3. Militant secularism: Embraced by media and enforced in schools, secular education approaches learning through the lens of “methodological naturalism.” It is presupposed that all faith claims are merely expressions of subjective preference. The only “true” truths are claims that are divorced from any supernatural context and impose no moral obligations on human behavior.

Catholics must stand up and fight for what is true, beautiful, and good. Adult Catholics must understand their faith better than any generation before and live it out in a way that permeates their entire life. There is no room for, as Bishop Barron calls it, “beige Catholicism” any longer.


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It can be argued that this entire situation is a way of strengthening the Church. As the Catholic Church sheds millions of people who are, essentially,  “Catholic in Name Only” or “cultural Catholics” due to the diminished shame associated with abandoning one’s baptismal rites, a more true, beautiful, and good form of Catholicism rises from the ashes…purified through the intense fires of the last five decades. The impurities will burn away and left standing will be, as always, the gold that is the one, holy, catholic, and apostolic Church. ☩

Congress Repeals FCC Internet Privacy Rules

Yesterday the book Crunchy Cons by Rod Dreher (who right now is receiving much attention for his new book The Benedict Option) was waiting on my front porch when I returned home from work. It’s a book I have wanted to read for quite some time and finally bought a used copy. The book is about how some conservatives are returning to a form of conservatism that is actually interesting in conserving things — freedom, education, family life, natural resources, beauty, liberty, Christianity, etc — rather than purely focusing on economic strength and accumulating…stuff.

The back of the book includes Dreher’s “Crunchy Con Manifesto” of nine bullet pointsincluding the following:

  • Modern conservatism has become too focused on money, power, and the accumulation of stuff, and insufficiently concerned with the content of our individual and social character.
  • Big Business deserves as much skepticism as big government.

At the same time I scanned the Crunchy Con points on the back cover, conservatives in Congress were (and still are) in the process of sending President Trump a bill to repeal FCC Internet privacy rules that require giant telecom corporations to ask their users to “opt-in” to them storing and sharing private user data rather than allowing them to do this automatically. They use this information (among many ways) to build profiles on people to sell the advertisers so they can send us eerily targeted ads. The data storage is also ripe for abuse as we already know by the tens of thousands of (known) data requests by the government recently.

Republicans argue this levels the playing field with websites like Google and Facebook who are already allowed to collect data on their users and have a sort of monopoly over online advertising. But why are we so concerned by leveling the playing field for giant corporations to compete with each other when the currency to do so is our very intimate, private information? Maybe the answer is cracking down on Google and Facebook rather than allowing telecom providers to do the same.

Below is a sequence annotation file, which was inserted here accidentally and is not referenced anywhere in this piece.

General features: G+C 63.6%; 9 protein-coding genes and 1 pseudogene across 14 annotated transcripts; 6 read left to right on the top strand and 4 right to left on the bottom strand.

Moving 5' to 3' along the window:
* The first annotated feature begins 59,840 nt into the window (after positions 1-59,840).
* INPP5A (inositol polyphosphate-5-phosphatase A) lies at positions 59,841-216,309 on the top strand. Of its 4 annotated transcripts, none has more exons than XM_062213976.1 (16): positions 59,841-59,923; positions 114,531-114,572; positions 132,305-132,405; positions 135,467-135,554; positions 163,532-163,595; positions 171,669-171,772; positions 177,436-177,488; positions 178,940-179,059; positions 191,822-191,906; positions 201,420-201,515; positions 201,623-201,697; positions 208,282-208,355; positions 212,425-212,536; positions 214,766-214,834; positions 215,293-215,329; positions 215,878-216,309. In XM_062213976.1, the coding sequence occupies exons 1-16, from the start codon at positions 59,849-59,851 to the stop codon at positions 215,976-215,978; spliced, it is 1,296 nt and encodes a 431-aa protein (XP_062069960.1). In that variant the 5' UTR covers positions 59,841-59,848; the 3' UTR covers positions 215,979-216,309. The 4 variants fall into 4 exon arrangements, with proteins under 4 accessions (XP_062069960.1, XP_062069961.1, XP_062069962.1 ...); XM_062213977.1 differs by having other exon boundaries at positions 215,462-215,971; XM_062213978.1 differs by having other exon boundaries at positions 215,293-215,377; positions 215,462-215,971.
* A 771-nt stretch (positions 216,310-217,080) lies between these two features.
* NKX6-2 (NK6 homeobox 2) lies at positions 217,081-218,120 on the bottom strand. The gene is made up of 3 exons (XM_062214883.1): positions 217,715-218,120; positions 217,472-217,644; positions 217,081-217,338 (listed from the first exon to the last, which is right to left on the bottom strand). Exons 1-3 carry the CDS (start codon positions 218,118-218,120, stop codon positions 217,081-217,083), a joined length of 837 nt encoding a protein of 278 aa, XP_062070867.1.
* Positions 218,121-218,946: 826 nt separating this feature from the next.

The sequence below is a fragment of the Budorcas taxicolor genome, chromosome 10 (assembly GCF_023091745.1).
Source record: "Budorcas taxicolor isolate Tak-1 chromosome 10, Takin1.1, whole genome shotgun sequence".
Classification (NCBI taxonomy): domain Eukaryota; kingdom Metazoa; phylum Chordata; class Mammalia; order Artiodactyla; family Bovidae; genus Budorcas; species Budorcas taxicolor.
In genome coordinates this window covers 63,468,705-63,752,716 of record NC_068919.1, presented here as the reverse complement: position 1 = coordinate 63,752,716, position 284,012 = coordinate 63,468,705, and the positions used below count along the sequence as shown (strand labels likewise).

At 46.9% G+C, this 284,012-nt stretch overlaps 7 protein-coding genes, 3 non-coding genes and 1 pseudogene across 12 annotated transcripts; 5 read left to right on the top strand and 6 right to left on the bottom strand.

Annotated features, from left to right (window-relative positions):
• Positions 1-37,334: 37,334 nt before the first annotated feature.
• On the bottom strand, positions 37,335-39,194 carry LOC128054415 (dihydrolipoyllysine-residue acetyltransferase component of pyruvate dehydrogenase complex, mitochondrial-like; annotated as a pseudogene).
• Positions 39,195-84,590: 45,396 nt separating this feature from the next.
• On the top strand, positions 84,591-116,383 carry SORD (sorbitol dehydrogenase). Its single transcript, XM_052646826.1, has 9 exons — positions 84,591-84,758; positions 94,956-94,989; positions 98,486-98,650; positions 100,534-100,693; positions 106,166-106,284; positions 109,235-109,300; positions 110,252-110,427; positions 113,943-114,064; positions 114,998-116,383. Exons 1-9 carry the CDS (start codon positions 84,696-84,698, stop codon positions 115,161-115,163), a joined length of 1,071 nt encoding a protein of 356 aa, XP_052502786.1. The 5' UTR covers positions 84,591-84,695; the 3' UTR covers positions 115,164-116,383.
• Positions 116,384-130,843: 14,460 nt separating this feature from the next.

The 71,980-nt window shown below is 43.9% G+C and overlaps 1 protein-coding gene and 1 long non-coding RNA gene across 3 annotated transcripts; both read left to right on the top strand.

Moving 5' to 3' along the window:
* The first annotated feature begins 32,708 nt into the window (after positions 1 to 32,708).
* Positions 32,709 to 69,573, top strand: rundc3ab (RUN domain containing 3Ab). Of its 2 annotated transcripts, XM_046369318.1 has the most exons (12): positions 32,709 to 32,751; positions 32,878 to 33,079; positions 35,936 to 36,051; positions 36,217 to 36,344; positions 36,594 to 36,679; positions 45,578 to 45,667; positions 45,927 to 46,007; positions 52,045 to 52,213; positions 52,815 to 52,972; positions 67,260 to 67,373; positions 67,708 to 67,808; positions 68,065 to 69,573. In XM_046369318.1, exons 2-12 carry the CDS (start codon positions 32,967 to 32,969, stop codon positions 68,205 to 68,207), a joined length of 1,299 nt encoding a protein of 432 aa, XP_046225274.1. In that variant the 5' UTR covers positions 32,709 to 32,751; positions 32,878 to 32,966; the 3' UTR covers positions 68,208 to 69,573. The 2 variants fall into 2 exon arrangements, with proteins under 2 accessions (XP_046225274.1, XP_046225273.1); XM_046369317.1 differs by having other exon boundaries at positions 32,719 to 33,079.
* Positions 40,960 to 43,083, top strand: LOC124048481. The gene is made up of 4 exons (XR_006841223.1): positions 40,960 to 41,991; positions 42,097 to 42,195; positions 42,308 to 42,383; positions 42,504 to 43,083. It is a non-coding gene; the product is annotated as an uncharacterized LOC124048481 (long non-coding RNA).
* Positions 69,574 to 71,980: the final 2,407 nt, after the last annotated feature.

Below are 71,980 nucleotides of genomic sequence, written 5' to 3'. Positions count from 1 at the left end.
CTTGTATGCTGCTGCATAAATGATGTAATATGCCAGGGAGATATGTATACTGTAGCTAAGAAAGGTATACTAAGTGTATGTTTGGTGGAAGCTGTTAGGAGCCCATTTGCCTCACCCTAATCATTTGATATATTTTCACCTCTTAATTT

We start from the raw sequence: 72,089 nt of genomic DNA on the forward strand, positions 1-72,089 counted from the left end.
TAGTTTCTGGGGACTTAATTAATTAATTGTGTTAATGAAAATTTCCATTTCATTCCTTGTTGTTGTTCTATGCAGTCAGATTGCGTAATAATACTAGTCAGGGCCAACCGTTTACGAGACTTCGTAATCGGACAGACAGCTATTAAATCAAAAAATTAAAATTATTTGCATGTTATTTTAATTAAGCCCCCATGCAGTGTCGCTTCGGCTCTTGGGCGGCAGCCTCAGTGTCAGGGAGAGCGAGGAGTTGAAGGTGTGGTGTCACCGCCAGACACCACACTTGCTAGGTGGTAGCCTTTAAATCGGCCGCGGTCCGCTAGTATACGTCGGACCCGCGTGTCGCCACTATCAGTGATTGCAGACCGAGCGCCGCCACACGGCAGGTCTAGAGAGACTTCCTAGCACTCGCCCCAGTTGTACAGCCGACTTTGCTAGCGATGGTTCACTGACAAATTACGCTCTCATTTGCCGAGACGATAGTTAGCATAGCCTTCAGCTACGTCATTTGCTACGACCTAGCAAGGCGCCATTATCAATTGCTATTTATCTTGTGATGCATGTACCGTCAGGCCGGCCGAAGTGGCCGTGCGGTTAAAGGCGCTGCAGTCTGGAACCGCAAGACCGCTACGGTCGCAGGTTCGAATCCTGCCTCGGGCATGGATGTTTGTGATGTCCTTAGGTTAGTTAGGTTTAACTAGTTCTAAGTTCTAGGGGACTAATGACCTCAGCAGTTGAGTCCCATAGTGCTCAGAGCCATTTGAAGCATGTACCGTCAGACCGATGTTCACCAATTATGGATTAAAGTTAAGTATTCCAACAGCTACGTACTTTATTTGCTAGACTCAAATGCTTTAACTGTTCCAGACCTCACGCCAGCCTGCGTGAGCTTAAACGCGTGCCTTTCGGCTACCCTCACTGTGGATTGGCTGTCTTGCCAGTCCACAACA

Quoting from the Wall Street Journal:

What if your telecom company tracked the websites you visit, the apps you use, the TV shows you watch, the stores you shop at and the restaurants you eat at, and then sold that information to advertisers?

In theory, it’s possible, given the stance Washington is taking on online privacy. Lawmakers on Tuesday voted to overturn privacy rules that required telecom companies to get customers’ permission before sharing their web-browsing and app usage history with third parties. 

The telecom providers had argued the rules put them at a competitive disadvantage to online ad giants Google and Facebook, which generally aren’t regulated by the FCC.

Google and Facebook have built huge businesses powered by reams of data they collect about consumers’ online actions, both on their own properties and across the web. That trove of information largely explains their dominance — combined, they have a roughly 47% share of the global digital ad market, according to eMarketer.

But online advertising executives say telecom providers potentially have access to more powerful data than the two tech powerhouses. Their networks — both wired and wireless — could give them a window into nearly everything a user is doing on the web.

“ISPs like Verizon can now start building and selling profiles about consumers that include their friends, the news articles they read, where they shop, where they bank, along with their physical location,”…

For example, a wireless provider might track which websites and apps a consumer uses, in addition to their location, and use that information to help determine which products they’re likely to purchase.

If a consumer uses the same telecom provider for wireless, broadband and TV service, the provider could, in theory, track the majority of that consumer’s online behavior and media consumption.

Is this really what conservative voters want? I doubt it. It’s telling that the Republicans, who can’t seem to agree on anything important right now, are able to quickly come together to do something so pro-big business at the expense of everyday Americans. Political conservatives in this country tend to be more pro-privacy than their liberal counterparts so why don’t the politicians they voted for reflect that? To the contrary, this is the first thing to likely be signed into law with their new president? Until there’s more information suggesting there are benefits not being properly reported, what a disgrace. ☩